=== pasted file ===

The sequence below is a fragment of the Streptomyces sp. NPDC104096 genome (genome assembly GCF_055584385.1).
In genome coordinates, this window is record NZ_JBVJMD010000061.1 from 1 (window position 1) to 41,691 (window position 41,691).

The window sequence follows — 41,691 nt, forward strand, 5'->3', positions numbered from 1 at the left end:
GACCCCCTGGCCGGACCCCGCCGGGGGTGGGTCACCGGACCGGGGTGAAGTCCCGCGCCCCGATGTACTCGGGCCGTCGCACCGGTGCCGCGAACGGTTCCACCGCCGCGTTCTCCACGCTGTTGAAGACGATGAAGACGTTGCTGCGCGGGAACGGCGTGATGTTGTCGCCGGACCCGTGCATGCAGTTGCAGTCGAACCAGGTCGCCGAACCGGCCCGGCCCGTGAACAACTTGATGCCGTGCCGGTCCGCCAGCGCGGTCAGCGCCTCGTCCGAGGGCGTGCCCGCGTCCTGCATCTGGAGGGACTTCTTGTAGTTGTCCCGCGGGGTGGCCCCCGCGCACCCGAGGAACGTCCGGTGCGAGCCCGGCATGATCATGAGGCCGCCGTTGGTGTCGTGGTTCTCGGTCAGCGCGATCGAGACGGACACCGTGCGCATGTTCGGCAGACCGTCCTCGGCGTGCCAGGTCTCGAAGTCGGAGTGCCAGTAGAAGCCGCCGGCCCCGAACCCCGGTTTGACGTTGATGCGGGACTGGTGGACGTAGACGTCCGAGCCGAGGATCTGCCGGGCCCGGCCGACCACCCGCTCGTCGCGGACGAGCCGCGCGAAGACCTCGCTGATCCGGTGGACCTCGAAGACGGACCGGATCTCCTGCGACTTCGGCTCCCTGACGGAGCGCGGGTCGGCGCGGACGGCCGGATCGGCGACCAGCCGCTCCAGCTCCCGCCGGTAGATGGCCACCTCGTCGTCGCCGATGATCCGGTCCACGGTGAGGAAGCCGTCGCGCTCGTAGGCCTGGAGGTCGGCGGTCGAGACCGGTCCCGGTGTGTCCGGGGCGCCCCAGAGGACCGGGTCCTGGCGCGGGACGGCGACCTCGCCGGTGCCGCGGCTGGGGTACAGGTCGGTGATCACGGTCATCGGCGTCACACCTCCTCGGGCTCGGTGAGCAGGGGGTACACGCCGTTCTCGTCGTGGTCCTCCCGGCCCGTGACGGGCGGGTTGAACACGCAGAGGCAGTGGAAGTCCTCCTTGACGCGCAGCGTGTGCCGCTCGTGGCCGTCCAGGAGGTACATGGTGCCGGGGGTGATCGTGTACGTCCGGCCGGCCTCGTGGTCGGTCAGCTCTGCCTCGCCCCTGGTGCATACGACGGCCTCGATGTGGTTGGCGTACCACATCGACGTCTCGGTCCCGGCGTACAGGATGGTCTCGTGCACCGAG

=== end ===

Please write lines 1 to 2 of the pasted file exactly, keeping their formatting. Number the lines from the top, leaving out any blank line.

The sequence below is a fragment of the Streptomyces sp. NPDC104096 genome (genome assembly GCF_055584385.1).
In genome coordinates, this window is record NZ_JBVJMD010000061.1 from 1 (window position 1) to 41,691 (window position 41,691).